(File)

(File)

B.C. model looks a lot like expanded taxi industry, ride-hailing group says

Ridesharing Now for BC says it had hoped the bill would be more customer-driven like in other cities

A coalition of businesses and interest groups advocating for ride-hailing in B.C. says legislation introduced yesterday will just create an expanded taxi industry, not the ride-hailing services that customers expect.

Ian Tostenson of Ridesharing Now for BC says members are “bewildered” that the future of ride-hailing in the province remains uncertain and the government hasn’t committed to a start date for the service.

Tostenson, who also represents the BC Restaurant and Food Services Association, says the coalition is especially concerned that the Passenger Transportation Board would have power to limit the number of drivers on the road, where they can drive, and also set rates.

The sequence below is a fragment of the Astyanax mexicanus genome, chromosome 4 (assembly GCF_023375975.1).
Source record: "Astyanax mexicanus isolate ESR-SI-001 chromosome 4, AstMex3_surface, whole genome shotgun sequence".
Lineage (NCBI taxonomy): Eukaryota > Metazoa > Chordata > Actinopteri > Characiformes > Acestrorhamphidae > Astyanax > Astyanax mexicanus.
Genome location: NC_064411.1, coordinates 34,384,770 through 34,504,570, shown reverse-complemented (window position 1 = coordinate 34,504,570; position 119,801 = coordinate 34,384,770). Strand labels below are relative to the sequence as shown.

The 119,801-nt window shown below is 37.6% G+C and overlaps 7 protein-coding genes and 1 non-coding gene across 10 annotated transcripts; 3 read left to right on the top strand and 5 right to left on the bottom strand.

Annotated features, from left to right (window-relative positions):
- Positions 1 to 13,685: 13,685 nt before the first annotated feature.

He says the organization was expecting to see legislation that more closely matched the customer-driven supply and demand model that exists in other jurisdictions.

Tim Burr of ride-hailing company Lyft says the company sees legislation introduced Monday as a “procedural step forward” but the regulation and rule-making process will come next.

He says the company is used to rolling up its sleeves to work with legislators and regulators in many jurisdictions and remains committed to working with the B.C. government to bring the service to the province.

READ MORE: B.C. to allow Uber-style ride hailing services to operate in late 2019

The Canadian Press

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